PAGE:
The Big, Beautiful Bird With the Bizarre Bill

February 21, 2014 at 5:45 am (Birds- Florida, Great Florida Birding Trail, Nature, Wildlife, Zoos) (, , , , )

Roseate Spoonbill

Roseate Spoonbill

I do love that alliterative title… The roseate spoonbill possesses not only a unique snout and “bald” head, it also has a gorgeous outfit.  Even the Cornell Lab of Ornithology uses the word “bizarre” to describe this large wading bird, commonly seen along the southern U.S. coasts.


Many non-birders mistake the spoonbill for a flamingo solely because of its size and color.

Flamingo - Homosassa Springs, Florida

Flamingo – Homosassa Springs, Florida

As you can tell, there is absolutely no similarity other than color, and even that has its differences.  Nearly all flamingos seen “wild” are escapees from local parks, but there are some in very southern Florida who do fly there on their own from areas in the Caribbean where they are native.


These “spatulate” bills are swished back and forth in shallow water, partially opened so that any food item such as a fish, crustacean, or some vegetation that contacts it is immediately snapped up.  It looks a bit comical, but is highly efficient.

Roseate Spoonbill preening

Roseate Spoonbill preening

The above photo was highly cropped and the background was very distracting, so I just used the burn and clone tools to take it all out.  It’s similar to what you might see in certain lighting conditions where the bird is spotlighted against a dark background.  It also has a cool studio look.  You can see the original background on my Smugmug Gallery.


From the National Zoo website:  

“The lovely pink primaries of the Roseate Spoonbill were highly prized for use in the construction of ladies’ fans at the turn of the century. This made Spoonbills one of the favorite targets of the professional plume hunters that decimated so many species of wading birds. By the 1930’s the once thriving Florida population had dropped to an historic low of 30 to 40 breeding pairs, nesting only in a few small colonies on the keys of Florida Bay. Once they gained full legal protection from hunting the species began to rebound.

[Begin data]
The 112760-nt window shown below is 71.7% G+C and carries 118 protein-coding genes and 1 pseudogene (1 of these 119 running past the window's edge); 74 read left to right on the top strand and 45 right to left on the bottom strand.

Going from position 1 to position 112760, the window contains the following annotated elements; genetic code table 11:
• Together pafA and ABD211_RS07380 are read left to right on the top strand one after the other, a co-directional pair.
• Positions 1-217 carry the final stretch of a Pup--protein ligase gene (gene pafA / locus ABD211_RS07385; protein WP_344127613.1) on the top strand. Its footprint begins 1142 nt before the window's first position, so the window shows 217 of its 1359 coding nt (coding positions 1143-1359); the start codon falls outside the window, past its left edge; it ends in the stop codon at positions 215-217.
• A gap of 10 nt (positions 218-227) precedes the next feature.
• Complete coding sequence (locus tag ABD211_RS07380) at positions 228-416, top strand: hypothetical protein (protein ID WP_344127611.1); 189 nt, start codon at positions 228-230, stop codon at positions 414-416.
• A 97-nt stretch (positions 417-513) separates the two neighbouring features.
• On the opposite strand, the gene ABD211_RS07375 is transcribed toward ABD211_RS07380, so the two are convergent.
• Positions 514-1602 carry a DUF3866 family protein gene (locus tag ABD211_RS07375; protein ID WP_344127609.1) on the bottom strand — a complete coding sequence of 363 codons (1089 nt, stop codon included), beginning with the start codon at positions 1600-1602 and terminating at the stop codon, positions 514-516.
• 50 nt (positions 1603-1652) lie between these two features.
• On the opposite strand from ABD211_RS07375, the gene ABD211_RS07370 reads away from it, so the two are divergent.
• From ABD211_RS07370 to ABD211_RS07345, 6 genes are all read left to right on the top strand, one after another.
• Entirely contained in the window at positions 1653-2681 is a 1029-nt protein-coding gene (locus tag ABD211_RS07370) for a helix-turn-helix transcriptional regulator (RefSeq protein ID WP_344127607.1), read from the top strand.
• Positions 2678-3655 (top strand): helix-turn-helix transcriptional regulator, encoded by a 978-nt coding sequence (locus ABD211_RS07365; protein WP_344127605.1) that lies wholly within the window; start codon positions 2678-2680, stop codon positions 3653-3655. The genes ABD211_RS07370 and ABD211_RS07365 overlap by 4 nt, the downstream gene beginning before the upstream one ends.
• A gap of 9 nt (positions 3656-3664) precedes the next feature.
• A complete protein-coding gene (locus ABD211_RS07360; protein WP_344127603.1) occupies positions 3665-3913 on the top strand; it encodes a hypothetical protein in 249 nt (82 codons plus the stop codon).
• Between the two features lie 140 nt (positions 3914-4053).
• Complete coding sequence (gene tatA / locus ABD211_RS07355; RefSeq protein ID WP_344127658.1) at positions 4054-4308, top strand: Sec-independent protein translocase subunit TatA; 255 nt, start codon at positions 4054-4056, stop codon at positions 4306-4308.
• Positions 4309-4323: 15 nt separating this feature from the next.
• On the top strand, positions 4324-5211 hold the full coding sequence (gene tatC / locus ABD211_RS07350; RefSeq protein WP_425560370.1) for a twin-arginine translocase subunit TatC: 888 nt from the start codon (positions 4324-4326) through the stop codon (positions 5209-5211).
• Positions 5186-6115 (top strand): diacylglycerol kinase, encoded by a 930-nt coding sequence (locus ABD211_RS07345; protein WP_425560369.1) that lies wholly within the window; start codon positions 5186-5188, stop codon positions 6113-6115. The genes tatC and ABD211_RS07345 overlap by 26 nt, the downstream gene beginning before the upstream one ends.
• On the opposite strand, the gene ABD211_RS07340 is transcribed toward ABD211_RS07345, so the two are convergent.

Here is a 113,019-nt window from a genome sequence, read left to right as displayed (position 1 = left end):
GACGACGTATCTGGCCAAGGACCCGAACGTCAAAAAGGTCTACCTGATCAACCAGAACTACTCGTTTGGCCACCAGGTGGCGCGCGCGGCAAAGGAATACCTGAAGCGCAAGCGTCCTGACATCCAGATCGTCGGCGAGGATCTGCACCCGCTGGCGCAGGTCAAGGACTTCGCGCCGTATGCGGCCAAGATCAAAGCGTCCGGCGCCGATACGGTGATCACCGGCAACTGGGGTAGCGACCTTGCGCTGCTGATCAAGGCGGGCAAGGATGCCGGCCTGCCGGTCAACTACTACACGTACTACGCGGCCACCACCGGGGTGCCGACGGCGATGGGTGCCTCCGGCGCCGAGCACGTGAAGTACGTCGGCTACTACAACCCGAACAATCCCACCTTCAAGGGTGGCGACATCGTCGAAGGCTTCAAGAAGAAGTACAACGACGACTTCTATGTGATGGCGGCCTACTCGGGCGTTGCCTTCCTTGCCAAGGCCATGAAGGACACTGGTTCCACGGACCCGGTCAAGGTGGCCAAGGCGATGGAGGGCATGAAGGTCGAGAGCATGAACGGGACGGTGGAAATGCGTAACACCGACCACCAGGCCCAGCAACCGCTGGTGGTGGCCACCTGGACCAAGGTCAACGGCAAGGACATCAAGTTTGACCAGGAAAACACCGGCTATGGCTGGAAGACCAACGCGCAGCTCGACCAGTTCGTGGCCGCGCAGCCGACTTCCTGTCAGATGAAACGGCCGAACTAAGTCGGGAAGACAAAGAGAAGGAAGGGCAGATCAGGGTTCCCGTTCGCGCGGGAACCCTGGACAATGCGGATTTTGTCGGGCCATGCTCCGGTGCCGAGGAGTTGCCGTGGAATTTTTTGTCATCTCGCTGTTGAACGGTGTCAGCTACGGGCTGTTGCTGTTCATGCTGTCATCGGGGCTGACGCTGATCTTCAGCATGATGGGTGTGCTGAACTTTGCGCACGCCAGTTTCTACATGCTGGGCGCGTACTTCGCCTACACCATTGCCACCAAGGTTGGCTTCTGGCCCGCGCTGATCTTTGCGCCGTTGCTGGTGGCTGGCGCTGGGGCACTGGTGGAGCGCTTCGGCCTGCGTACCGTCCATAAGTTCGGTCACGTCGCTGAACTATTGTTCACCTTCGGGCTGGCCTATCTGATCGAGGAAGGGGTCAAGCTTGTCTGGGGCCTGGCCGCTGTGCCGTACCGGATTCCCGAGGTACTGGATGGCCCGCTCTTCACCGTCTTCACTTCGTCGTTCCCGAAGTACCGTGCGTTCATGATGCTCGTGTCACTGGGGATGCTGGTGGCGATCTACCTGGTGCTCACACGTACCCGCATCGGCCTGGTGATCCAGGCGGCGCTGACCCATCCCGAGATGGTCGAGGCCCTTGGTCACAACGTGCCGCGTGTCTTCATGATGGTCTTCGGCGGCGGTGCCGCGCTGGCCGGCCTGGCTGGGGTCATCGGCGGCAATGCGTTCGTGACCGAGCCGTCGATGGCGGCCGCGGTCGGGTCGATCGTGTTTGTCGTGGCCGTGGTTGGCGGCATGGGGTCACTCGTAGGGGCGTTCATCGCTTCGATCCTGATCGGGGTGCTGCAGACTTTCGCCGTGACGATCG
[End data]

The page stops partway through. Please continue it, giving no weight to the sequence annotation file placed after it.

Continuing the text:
Now over a thousand pairs nest in Florida. The ground nesting colonies in Texas and Louisiana are extremely vulnerable to any predator that can make its way to their off shore islands. Entire colonies have been known to shift locations.”


The Endangered Species Act was 40 years old in 2013 and has been instrumental in saving many species, including the American alligator (can you believe it was nearly extinct in the 1960s?)   These photographs were all taken last week at the St. Augustine Alligator Farm, which has a famous wading bird rookery as well as some lovely exhibits.


Photos and text copyrighted by Cindy McIntyre

Feel free to reblog or share


Online gallery:  Smugmug

To purchase these prints online:  Northeast Florida Birds Gallery

Original hand-painted BW photographs for sale:  Etsy

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  1. PAM said,

    They are definitely weird and wonderful! (You’re not the only fan of alliteration) I found your blog through Marilyn’s, can’t wait to back-read and see all your photos. I’m home sick this weekend and I have a new laptop so perhaps I’ll have time!

  2. Cindy McIntyre said,

    Hi Pam – nice to meet a friend of Marilyn’s. She kept me sane the last few months I was at Okefenokee. We’re cut from the same cloth!

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